And we’re working toward creating even more optimization opportunities in the near future, including the Auto Image Optimizer, which automatically compresses the images on your landing pages. (You can decide how much or little compression you want.)
The result will be Cheetah speeds—no, scratch that, cheetah-with-a-rocket-strapped-to-its-back speeds—but without the need to sacrifice either visual allure or creative control.
We’ve taken the pressure off. Check out our plans and pricing for desktop and mobile landing pages that are always optimized with speed in mind. It guarantees a better user experience and less ad spend wasted on ads that don’t convert.
Unbounce + AMP Landing Pages
When it comes to improving page speeds on mobile devices, accelerated mobile pages (AMP) set the gold standard by offering load times that are typically much quicker on a 3G connection—and under a second on 4G.
AMP implementation also has a democratizing effect, which Facebook advertising expert Mari Smith points out:
If you wait too long to ensure speedy landing pages, your competitors will zoom right past you…It’s a total race right now. Specifically, with the pending issues around net neutrality, page speed could become far more important than it already is.
But AMP can also be hard. As Unbounce’s Larissa Hildebrandt put it in a recent post, “the reason the AMP framework creates a fast page is because it is so restrictive.”
If all this sounds like a killer headache in the making, you’re right.
While Unbounce has been greatly interested in supporting AMP, we wanted to make sure it’s fast and easy for our customers to implement. So when Unbounce launches support for AMP landing pages in early 2019, you’ll be able to use our drag-and-drop builder to create AMP landing pages in no time.
No marketer can afford to ignore page speed in 2019. Mobile speeds can have a dramatic effect on paid advertising spend and your conversion rates, and Google’s actions so far show that the search engine is cracking down on the slow-to-load across all devices.
What does the future hold? I don’t pretend to have a crystal ball, but here are a few educated guesses:
If mobile loading times don’t get much faster, then we can expect more pressure from Google. This could take the form of further changes to indexing or Google Ads, another round of benchmarks, or the addition of new features and tools.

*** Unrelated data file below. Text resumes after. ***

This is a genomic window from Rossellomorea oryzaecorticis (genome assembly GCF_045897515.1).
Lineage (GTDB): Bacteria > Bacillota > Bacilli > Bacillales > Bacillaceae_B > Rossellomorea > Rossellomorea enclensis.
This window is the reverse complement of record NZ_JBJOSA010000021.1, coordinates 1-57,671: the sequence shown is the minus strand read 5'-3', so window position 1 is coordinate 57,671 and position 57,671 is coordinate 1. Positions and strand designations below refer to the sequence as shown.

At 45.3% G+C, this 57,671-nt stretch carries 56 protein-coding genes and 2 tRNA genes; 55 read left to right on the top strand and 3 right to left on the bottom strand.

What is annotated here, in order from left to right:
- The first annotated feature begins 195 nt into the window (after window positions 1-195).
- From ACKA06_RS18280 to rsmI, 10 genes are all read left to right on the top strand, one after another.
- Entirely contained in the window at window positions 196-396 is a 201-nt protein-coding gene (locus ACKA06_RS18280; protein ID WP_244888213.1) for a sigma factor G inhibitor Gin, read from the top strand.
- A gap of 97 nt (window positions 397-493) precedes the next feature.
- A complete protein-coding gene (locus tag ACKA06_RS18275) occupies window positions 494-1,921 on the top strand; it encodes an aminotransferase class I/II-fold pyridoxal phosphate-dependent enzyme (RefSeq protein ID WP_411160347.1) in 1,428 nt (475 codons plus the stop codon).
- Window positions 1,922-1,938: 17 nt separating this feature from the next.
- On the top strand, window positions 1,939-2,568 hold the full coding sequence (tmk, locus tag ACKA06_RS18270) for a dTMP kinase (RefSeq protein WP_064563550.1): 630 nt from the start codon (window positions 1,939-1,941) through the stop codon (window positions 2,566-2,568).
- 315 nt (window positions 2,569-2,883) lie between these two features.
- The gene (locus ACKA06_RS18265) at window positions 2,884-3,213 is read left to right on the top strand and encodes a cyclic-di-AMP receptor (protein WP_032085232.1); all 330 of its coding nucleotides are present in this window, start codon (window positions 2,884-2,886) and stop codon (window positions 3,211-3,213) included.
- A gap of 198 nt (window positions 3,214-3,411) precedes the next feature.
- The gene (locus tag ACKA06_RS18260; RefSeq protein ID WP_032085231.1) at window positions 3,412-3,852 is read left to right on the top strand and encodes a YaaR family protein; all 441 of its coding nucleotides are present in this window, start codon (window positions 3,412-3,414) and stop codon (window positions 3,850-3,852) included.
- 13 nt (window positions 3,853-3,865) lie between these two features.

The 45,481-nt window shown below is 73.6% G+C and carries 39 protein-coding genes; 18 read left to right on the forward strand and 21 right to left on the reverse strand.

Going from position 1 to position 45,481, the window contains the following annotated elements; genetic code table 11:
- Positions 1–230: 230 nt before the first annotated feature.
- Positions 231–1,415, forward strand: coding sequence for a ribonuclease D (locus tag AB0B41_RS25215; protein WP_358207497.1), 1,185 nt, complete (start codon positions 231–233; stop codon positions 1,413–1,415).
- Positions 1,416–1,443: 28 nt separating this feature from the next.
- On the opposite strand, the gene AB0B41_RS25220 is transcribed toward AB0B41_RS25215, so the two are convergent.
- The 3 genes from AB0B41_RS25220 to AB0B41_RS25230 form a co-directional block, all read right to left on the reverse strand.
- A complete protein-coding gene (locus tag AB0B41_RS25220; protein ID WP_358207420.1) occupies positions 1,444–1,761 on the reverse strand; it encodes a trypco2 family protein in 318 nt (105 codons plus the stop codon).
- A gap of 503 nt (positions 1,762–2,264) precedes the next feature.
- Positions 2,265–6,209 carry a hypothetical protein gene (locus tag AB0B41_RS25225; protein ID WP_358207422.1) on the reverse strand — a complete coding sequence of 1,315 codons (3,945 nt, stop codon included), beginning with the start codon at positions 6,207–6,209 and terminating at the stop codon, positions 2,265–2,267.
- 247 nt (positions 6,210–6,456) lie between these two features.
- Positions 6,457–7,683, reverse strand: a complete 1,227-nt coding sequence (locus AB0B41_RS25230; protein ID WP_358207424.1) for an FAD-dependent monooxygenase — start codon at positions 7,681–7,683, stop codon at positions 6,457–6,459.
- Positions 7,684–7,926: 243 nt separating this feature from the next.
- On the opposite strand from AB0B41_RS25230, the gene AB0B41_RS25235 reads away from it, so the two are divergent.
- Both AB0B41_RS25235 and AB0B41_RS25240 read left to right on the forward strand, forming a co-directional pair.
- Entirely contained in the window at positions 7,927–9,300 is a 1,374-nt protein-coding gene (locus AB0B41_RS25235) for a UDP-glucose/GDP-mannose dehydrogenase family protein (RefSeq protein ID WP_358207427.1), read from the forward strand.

There’s a growing sense of urgency among marketers, and the major players are already moving to improve their loading times. Even if you’re in the small business space, these things tend to have a trickle-down effect. If you don’t work to improve your performance, chances are your competitors will.
As development on AMP continues, the standard will gain new flexibility while maintaining optimal speeds. It’s already overcome early limitations, and it’s likely we’ll see adoption rates accelerate across all industries.
Since 2009, we’ve seen some remarkable developments in mobile technology, including widespread adoption of touchscreens, the rollout of 4G cellular capabilities, and voice-based search. But the web itself hasn’t always evolved to match—instead, it’s gotten slower and heavier. (Haven’t we all?)
In 2019, though, that will begin to change, for all of the reasons discussed above. The web will speed up and slim down, and those who don’t match the new paradigm will be left behind.
Thankfully, if 2019 is The Year of Page Speed, then you’ve still got opportunities to start speeding up in advance. Let us know your plans in the comments below.
Ever heard the saying “Cart before the horse”? Or “You have to crawl before you can walk”? Or “You can’t put lipstick on a landing page with 27 links”?
That last one may be exclusive to landing page software employees, but the sentiment is the same. Unless the foundation of your landing page is strong, any optimization beyond that will be a waste of your time—and ad spend. Because even the slickest, fanciest landing page will leak precious conversions if it lacks certain crucial elements.
For the sake of those ad dollars, let’s go back to basics.
In collaboration with our friends (and customers!) at Skillshare, we’ve created a free video crash course on the fundamentals of a high-converting landing page. Whether you’re building your first page or just want a refresher, you’ll get a checklist to set up each of your pages for success.
The full course, Creating Dedicated Landing Pages: How to Get Better ROI for Your Marketing Spend, is hosted by Unbounce VP of Product Marketing Ryan Engley and comprised of 11 videos totalling a quick 31 minutes. Sign up for a free Skillshare account and dive right into binge mode, or keep scrolling for an overview of what every landing page you create should have.
Bonus: Skillshare is offering 2 free months and access to thousands of other marketing classes just for signing up through our course.
Who’s it for?
Anyone running marketing campaigns! But in particular, those who execute on them.
Whether you’re responsible for launching paid advertising campaigns, build and design landing pages yourself, or work with designers and copywriters to create them, this course will ensure you’ve covered every base to create a compelling and high-converting post-click experience.
In a nutshell: It’s for anyone who runs paid marketing campaigns and wants to get the most bang for their buck.
What will it teach me?
In 11 videos, Ryan will take you through the process of creating a persuasive marketing campaign, cover each step of building a successful landing page within it, and explain the “why” behind it all so you’re taught to fish instead of just being handed the fish.
A few tidbits to start
If you’re thinking, “What’s wrong with sending people to my homepage?” then Attention Ratio is a great place to start.